Women Asset Managers: San Francisco Foundation Needs You

The San Francisco Foundation is modeling a higher level of financial integrity as it announces a new $50 million for justice-lens investing, including hiring minority and women financial managers.

When you think of San Francisco, the first thing to come to mind is probably the Golden Gate Bridge, or the picturesque houses lining multi-million-dollar streets. You likely don’t immediately think of the wealth disparity that Silicon Valley brought to the city’s families, or the racial tensions that still crop up in a “dark blue region of a blue state.”

San Francisco faces the same problems that plague any city of its size. But what if that could change?

The San Francisco Foundation recently announced that it is committing $50 million to “investments that are aligned with its mission to building inclusive prosperity and racial equity in and around San Francisco.” In other words, the Foundation is committing 6.3% of its $800 million endowment to investment opportunities that will be good for the city of San Francisco — and they’re looking to invest with women- and minority-owned asset managers.

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MDRC Confirms: Grameen Loans Help Fight Poverty for U.S. Women

A Grameen America borrower with child. (Photo credit: Grameen America)

Micro-loans, in which poor people are provided small loans so that they can jump-start or grow an enterprise, are often associated with least developed countries, but, according to a new study, this model has proved highly effective when applied to poor American women over the last decade.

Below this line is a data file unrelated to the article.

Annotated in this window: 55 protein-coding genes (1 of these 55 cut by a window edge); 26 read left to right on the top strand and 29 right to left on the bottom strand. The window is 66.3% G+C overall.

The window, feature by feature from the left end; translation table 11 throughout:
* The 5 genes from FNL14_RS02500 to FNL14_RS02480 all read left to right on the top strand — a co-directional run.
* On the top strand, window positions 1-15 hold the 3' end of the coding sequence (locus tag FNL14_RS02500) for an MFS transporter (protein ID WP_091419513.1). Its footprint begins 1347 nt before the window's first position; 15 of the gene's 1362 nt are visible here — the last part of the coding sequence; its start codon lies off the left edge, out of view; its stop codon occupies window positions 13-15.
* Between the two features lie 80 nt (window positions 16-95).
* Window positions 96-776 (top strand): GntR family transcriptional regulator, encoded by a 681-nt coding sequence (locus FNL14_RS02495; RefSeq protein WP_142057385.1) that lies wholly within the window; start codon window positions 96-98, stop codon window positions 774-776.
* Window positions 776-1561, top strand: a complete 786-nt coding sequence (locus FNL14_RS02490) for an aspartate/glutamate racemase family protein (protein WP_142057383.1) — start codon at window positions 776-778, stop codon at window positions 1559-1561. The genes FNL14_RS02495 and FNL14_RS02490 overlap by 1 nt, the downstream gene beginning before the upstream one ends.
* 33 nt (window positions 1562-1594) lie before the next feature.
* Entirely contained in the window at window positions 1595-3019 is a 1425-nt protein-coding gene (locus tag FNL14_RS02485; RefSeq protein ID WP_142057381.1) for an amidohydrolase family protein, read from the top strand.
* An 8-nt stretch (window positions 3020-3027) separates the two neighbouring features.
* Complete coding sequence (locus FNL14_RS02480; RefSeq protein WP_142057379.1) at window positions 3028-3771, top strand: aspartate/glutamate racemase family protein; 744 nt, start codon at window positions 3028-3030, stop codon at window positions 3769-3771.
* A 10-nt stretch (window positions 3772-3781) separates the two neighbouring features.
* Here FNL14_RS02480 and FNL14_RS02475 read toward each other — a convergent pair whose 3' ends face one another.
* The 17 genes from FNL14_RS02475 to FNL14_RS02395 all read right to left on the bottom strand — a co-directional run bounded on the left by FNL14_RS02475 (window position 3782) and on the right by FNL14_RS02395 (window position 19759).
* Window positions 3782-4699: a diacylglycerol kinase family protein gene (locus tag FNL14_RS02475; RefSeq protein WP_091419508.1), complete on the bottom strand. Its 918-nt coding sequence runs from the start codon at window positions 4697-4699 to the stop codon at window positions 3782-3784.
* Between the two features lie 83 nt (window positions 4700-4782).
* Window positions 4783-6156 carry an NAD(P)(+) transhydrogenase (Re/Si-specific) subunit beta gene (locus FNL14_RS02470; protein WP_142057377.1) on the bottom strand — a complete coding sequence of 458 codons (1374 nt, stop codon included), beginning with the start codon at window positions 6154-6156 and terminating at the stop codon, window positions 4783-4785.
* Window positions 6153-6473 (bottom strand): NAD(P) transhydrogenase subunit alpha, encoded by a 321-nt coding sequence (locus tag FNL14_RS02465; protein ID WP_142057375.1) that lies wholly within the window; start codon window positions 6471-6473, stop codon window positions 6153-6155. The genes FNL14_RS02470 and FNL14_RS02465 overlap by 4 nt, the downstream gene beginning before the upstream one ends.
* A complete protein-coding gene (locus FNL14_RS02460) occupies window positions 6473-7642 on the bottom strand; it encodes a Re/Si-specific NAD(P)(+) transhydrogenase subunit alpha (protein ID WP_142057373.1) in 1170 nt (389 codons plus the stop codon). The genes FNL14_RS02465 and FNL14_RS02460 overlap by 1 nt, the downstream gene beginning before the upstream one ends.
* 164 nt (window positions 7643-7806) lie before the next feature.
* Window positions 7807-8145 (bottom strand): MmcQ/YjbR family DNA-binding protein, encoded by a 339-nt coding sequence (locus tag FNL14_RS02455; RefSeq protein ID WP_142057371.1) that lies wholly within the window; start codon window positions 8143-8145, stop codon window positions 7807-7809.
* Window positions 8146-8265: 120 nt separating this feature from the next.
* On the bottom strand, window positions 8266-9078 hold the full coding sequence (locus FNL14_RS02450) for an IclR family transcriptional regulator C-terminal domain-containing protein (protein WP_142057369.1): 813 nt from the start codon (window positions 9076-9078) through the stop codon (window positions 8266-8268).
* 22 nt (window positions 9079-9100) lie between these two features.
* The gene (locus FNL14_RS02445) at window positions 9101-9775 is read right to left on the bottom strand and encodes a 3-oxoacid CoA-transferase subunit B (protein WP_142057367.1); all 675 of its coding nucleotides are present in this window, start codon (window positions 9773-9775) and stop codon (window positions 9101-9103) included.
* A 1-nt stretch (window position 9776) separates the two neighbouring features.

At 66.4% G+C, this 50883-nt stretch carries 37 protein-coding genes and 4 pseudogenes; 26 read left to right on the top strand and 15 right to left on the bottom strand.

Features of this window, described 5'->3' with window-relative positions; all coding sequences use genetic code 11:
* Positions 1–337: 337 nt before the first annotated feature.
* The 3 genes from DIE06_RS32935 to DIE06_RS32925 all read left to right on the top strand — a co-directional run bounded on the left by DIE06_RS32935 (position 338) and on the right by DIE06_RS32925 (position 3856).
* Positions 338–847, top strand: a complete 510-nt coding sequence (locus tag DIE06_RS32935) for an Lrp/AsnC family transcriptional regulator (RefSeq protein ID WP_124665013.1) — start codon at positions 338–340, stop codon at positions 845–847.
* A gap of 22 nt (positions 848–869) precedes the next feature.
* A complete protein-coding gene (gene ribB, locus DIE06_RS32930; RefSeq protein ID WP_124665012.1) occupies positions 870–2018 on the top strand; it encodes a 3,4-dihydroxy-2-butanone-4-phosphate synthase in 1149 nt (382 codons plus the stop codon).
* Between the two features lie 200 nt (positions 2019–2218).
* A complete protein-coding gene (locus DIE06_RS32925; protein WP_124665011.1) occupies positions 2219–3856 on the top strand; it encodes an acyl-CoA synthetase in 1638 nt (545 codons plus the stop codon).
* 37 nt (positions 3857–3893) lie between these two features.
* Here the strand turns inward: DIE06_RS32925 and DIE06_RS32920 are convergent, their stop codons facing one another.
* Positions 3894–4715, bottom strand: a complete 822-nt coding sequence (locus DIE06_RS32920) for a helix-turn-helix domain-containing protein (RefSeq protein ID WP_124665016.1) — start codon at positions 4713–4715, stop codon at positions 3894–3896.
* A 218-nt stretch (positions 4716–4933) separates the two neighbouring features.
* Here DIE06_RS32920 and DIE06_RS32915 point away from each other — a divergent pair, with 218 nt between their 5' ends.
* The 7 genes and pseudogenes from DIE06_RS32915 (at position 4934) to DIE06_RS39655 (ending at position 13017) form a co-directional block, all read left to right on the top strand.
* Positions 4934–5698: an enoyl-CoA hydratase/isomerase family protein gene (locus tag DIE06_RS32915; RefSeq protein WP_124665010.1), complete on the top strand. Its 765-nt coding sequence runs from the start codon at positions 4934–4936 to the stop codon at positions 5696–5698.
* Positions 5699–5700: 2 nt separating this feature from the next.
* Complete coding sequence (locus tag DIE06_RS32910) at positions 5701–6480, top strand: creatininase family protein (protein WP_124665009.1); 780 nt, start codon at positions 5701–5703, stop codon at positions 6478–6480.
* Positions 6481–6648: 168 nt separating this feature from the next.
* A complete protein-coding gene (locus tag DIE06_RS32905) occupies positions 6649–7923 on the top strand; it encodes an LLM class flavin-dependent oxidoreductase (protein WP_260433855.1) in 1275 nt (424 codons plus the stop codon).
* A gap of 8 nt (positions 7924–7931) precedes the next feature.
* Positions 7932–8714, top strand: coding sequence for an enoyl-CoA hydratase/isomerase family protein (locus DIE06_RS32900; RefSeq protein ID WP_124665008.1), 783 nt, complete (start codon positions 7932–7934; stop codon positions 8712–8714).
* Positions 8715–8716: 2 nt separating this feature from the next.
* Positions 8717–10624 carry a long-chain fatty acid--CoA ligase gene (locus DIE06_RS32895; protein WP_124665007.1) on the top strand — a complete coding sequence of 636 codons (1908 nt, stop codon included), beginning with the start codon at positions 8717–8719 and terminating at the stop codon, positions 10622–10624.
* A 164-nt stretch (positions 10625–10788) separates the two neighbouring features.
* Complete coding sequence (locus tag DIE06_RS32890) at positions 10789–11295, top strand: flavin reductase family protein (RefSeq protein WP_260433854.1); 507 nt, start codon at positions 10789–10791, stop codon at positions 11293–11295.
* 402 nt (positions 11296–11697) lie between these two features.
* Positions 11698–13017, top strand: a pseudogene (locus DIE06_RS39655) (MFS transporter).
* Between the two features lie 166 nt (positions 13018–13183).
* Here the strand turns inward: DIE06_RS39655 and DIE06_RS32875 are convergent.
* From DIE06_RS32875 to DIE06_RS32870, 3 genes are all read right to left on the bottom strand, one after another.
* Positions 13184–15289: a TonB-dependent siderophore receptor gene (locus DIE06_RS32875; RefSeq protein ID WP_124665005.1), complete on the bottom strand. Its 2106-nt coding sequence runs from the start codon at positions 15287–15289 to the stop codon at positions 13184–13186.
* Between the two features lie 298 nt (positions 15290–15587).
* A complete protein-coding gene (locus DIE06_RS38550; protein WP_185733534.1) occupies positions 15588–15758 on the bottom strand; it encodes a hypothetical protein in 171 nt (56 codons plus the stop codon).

The Grameen Bank model was pioneered in Bangladesh during the 1970s and 80s, and aimed to reduce poverty through the provision of loans, financial training, and peer support to those unable to access traditional credit mechanisms. It turned out a that small amount of funds enabling the purchase of such basics as tools, seeds, and livestock enabled many to lift themselves out of the most desperate kinds of poverty.

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How’s the Obama Foundation Doing with Building Global Girls Alliance?

The Obamas launched Let Girls Learn during Obama’s presidency, and are now continuing the work through their own foundation’s program, Global Girls Alliance. (Photo Credit: Global Girls Alliance.)

When we last checked in at the newly formed Obama Foundation, the former First Lady Michelle Obama and her husband, President Barack Obama were laying the groundwork for cultivating a new coalition of organizations focused on girls globally.

Through a collaboration with GoFundMe, the Obama Foundation has established the Global Girls Alliance Fund, helping to raise funds for grassroots organizations to make more headway with educating girls. The initiative accepts applications from eligible nonprofits already working to increase educational opportunities for girls.

In October of 2018, Michelle Obama announced the Global Girls Alliance, encouraging the public to help make education a reality for girls worldwide. (photo courtesy of the Obama Foundation)